Bond investors and rating agencies have given a conditional endorsement of Ontario’s austerity budget, but both groups are closely monitoring the fallout, fearful that Premier Dalton McGuinty doesn’t have the political muster to pass his proposals.
For now, the government can take heart that the investment community is on board with the plan to find $17.7-billion in cost savings over the next three years. Ontario bond yields ticked lower on Wednesday, signalling that investors aren’t looking to abandon their debt holdings. And rating agency DBRS Ltd. also expressed relief, describing the fiscal plan as “encouraging but ambitious.”
The early support is key because both groups have the power to influence the interest rate that Ontario pays to borrow funds.
The province has already announced plans for $35.6-billion of new debt this year, and even small movements in interest rates have a big impact on financing costs. A rate increase of just 0.5 percentage points would add another $178-million in annual interest costs.
Yet investors and credit raters remain on edge. To achieve the budget’s far-reaching goals, Mr. McGuinty will have to wrestle wage concessions from powerful unions and steer his budget through a legislature he controls with only a minority government.
Provincial NDP Leader Andrea Horwath has described the budget’s attempt to restrain executive pay as a “half measure.”
“The key issue now, whether you’re a rating agency or a bond investor, is: Can the government actually get its plan implemented?” said Warren Lovely, a government debt strategist at CIBC World Markets.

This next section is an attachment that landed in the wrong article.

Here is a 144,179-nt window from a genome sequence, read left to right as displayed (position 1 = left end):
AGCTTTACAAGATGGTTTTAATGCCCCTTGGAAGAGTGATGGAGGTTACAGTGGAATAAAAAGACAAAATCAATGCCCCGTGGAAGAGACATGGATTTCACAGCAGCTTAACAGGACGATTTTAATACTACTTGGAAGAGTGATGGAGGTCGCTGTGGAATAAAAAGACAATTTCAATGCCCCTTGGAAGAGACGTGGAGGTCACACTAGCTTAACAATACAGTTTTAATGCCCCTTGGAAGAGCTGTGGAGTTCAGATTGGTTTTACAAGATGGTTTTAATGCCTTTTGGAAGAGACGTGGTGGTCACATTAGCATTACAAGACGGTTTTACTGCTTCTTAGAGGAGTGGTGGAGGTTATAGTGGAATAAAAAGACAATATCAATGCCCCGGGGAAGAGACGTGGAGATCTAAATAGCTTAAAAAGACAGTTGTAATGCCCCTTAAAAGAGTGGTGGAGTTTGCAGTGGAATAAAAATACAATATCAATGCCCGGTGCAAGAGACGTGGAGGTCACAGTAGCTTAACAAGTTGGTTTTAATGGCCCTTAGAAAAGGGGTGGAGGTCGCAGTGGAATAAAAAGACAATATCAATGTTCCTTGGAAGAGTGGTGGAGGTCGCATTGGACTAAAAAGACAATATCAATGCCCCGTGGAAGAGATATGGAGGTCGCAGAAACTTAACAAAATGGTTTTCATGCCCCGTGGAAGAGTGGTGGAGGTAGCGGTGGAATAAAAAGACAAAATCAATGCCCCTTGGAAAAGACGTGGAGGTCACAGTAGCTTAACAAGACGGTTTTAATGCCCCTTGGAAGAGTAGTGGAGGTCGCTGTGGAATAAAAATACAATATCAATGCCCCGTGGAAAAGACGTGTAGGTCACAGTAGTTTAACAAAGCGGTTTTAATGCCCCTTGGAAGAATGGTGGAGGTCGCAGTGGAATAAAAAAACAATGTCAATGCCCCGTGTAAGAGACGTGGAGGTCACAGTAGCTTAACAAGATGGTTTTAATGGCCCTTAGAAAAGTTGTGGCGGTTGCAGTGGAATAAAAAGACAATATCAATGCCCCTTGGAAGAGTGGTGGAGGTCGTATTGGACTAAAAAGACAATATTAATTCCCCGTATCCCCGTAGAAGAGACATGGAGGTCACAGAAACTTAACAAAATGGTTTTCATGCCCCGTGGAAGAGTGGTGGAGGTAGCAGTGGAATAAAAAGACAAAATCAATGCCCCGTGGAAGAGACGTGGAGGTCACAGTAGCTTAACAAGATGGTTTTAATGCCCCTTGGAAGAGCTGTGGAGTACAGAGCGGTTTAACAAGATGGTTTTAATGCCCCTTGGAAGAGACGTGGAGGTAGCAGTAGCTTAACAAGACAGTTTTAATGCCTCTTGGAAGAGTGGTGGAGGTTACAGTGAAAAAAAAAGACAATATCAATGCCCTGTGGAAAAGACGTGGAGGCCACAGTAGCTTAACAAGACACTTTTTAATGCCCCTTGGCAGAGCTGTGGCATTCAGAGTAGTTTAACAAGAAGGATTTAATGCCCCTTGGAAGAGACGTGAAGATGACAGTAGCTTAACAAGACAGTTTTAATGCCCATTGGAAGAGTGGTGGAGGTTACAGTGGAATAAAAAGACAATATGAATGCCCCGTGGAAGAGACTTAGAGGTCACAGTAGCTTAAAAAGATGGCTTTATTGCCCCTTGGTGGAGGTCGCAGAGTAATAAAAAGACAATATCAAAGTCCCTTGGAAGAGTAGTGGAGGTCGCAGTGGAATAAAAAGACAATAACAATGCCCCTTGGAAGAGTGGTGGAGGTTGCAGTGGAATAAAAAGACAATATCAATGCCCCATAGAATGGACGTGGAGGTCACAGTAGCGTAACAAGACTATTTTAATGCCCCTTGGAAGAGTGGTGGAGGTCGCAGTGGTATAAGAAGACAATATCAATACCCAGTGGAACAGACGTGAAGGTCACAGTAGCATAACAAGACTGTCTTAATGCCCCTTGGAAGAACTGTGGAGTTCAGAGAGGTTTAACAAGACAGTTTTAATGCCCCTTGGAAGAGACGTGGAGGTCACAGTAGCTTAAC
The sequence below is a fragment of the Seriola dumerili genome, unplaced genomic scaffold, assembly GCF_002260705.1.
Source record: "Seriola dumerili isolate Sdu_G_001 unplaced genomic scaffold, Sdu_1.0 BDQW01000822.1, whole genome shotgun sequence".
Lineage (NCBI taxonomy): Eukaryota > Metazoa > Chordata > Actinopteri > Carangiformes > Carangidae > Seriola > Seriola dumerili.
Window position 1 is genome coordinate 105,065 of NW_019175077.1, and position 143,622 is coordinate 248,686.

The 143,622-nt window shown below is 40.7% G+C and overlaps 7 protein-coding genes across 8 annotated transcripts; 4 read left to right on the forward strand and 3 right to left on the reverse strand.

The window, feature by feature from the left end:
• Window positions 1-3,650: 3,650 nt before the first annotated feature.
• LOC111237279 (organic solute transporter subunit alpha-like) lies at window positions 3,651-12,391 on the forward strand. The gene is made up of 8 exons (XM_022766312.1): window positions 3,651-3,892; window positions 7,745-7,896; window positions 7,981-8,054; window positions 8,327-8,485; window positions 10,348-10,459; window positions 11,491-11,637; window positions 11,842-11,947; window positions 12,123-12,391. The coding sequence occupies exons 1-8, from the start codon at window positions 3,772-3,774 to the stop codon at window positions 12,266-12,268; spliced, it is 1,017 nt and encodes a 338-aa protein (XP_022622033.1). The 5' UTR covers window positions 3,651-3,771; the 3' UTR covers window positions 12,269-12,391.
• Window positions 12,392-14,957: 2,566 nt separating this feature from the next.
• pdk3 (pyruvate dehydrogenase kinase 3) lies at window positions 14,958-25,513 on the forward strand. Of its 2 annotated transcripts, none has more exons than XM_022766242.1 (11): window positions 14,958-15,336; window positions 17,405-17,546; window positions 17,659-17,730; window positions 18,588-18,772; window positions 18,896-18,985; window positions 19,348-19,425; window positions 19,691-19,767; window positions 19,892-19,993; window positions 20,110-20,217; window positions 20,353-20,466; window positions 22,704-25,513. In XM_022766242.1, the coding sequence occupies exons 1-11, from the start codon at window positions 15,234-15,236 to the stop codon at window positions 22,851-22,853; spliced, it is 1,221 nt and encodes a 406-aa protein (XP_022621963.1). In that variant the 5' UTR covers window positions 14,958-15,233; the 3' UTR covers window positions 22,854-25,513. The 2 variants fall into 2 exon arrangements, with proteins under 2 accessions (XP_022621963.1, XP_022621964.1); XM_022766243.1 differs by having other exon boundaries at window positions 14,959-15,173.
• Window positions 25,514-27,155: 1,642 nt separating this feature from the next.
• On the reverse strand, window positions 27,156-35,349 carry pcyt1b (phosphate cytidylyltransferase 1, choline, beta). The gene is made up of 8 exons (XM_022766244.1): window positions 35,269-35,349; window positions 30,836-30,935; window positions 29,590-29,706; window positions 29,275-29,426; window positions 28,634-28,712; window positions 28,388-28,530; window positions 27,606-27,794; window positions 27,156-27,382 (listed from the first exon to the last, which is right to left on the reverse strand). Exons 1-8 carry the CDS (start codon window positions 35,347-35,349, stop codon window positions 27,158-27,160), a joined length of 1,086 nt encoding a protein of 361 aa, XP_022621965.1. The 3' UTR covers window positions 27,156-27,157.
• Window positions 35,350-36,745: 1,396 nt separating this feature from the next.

And if it does pass, DBRS noted that “the plan continues to rely on some bold assumptions, especially with respect to future growth in public sector compensation and health care costs.”
Ontario is desperate to avoid a downgrade of its credit rating. Moody’s Investors Service, the rating agency that slapped a “negative” outlook on Ontario’s debt in December, remains concerned about economic growth, the main driver of the government’s tax revenues. Jennifer Wong, assistant vice-president and lead analyst for Ontario at Moody’s, said Wednesday that a downgrade is still a possibility. DBRS plans to release its next Ontario rating in about one month.
Debt rating agencies will now spend the next few weeks meeting with the Ontario government to get more details on how the government plans to execute the budget, and achieve the fiscal austerity measures it has set out.
“We wanted to make sure the province had some measures highlighted to especially slow down expenditure growth because that’s the primary measure that they will be pursuing to restore fiscal balance,” said Eric Beauchemin, managing director of public finance at DBRS.
Still, Mr. Lovely said the market is clearly giving Ontario the benefit of the doubt – at least for now. “They’re batting 2-for-2,” he said of the government’s past two budgets, which both beat their targets. “So far they have stuck to their plan,” he said.
Despite the current optimism, investors were much more skeptical just a few days ago. Heading into the budget release, some had even shorted Ontario bonds, a manoeuvre that would have made money if the budget failed to show a plan to slash the deficit sharply. After the budget was released, the short bets were unwound and Ontario bonds were purchased to cover the positions, helping to send yields lower. (Bond prices and yields move in opposite directions, so when investors started buying, sending prices higher, the corresponding yields dropped.)
Even though bond yields fell slightly Wednesday, the amount by which they dropped – 0.02 percentage points – was modest. Ontario five-year bonds now yield 2.23 per cent, 10-year bonds 3.10 per cent and 30-year bonds 3.59.
Past budgets didn’t offer much clarity on how the province planned to meet austerity targets. “This year’s budget is very different from the previous in terms of the extent of details it provides regarding the return to fiscal balance,” Mr. Beauchemin said.
However, the details only go so far out. “They’ve shown quite a bit for the next three years,” said Mark Chandler, fixed-income strategist at RBC Dominion Securities “There are still question marks beyond that.”